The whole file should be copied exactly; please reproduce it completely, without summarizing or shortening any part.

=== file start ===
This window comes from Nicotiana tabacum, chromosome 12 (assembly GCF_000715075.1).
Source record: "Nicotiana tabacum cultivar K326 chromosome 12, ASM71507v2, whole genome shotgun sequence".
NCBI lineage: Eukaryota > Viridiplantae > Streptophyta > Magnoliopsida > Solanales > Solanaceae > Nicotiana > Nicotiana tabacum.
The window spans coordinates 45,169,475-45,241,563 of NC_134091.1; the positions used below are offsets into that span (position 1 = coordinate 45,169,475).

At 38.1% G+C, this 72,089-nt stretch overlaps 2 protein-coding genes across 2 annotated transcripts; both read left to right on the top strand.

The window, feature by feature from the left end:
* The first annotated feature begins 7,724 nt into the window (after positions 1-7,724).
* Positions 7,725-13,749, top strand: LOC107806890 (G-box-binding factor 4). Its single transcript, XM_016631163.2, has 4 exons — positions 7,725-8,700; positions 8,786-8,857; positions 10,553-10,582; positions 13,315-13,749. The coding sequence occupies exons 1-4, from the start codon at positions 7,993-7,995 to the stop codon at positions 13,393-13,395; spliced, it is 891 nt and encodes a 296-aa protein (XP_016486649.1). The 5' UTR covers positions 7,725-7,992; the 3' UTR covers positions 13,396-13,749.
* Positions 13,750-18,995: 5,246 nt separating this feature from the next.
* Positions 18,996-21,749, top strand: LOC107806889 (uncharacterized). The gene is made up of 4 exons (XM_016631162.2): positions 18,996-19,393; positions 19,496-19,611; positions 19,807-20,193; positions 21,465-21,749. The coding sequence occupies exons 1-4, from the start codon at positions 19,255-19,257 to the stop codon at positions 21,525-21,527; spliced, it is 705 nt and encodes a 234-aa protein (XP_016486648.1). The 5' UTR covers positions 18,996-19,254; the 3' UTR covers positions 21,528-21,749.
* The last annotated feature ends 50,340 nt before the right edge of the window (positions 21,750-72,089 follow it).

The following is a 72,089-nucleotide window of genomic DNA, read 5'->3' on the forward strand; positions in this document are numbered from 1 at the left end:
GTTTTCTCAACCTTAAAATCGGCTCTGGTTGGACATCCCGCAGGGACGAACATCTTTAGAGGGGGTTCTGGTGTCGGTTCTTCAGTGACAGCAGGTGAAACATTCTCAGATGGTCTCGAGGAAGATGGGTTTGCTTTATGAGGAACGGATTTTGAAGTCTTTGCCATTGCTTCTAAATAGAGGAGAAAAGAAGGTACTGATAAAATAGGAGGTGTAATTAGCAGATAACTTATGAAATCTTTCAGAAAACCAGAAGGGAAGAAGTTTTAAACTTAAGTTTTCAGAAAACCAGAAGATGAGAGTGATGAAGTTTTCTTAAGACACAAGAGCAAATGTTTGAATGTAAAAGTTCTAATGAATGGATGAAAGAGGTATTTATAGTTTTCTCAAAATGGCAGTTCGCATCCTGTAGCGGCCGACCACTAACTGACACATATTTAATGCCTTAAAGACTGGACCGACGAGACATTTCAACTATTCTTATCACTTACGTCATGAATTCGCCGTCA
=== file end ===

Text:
This window comes from Nicotiana tabacum, chromosome 12 (assembly GCF_000715075.1).
Source record: "Nicotiana tabacum cultivar K326 chromosome 12, ASM71507v2, whole genome shotgun sequence".
NCBI lineage: Eukaryota > Viridiplantae > Streptophyta > Magnoliopsida > Solanales > Solanaceae > Nicotiana > Nicotiana tabacum.
The window spans coordinates 45,169,475-45,241,563 of NC_134091.1; the positions used below are offsets into that span (position 1 = coordinate 45,169,475).

At 38.1% G+C, this 72,089-nt stretch overlaps 2 protein-coding genes across 2 annotated transcripts; both read left to right on the top strand.

The window, feature by feature from the left end:
* The first annotated feature begins 7,724 nt into the window (after positions 1-7,724).
* Positions 7,725-13,749, top strand: LOC107806890 (G-box-binding factor 4). Its single transcript, XM_016631163.2, has 4 exons — positions 7,725-8,700; positions 8,786-8,857; positions 10,553-10,582; positions 13,315-13,749. The coding sequence occupies exons 1-4, from the start codon at positions 7,993-7,995 to the stop codon at positions 13,393-13,395; spliced, it is 891 nt and encodes a 296-aa protein (XP_016486649.1). The 5' UTR covers positions 7,725-7,992; the 3' UTR covers positions 13,396-13,749.
* Positions 13,750-18,995: 5,246 nt separating this feature from the next.
* Positions 18,996-21,749, top strand: LOC107806889 (uncharacterized). The gene is made up of 4 exons (XM_016631162.2): positions 18,996-19,393; positions 19,496-19,611; positions 19,807-20,193; positions 21,465-21,749. The coding sequence occupies exons 1-4, from the start codon at positions 19,255-19,257 to the stop codon at positions 21,525-21,527; spliced, it is 705 nt and encodes a 234-aa protein (XP_016486648.1). The 5' UTR covers positions 18,996-19,254; the 3' UTR covers positions 21,528-21,749.
* The last annotated feature ends 50,340 nt before the right edge of the window (positions 21,750-72,089 follow it).

The following is a 72,089-nucleotide window of genomic DNA, read 5'->3' on the forward strand; positions in this document are numbered from 1 at the left end:
GTTTTCTCAACCTTAAAATCGGCTCTGGTTGGACATCCCGCAGGGACGAACATCTTTAGAGGGGGTTCTGGTGTCGGTTCTTCAGTGACAGCAGGTGAAACATTCTCAGATGGTCTCGAGGAAGATGGGTTTGCTTTATGAGGAACGGATTTTGAAGTCTTTGCCATTGCTTCTAAATAGAGGAGAAAAGAAGGTACTGATAAAATAGGAGGTGTAATTAGCAGATAACTTATGAAATCTTTCAGAAAACCAGAAGGGAAGAAGTTTTAAACTTAAGTTTTCAGAAAACCAGAAGATGAGAGTGATGAAGTTTTCTTAAGACACAAGAGCAAATGTTTGAATGTAAAAGTTCTAATGAATGGATGAAAGAGGTATTTATAGTTTTCTCAAAATGGCAGTTCGCATCCTGTAGCGGCCGACCACTAACTGACACATATTTAATGCCTTAAAGACTGGACCGACGAGACATTTCAACTATTCTTATCACTTACGTCATGAATTCGCCGTCA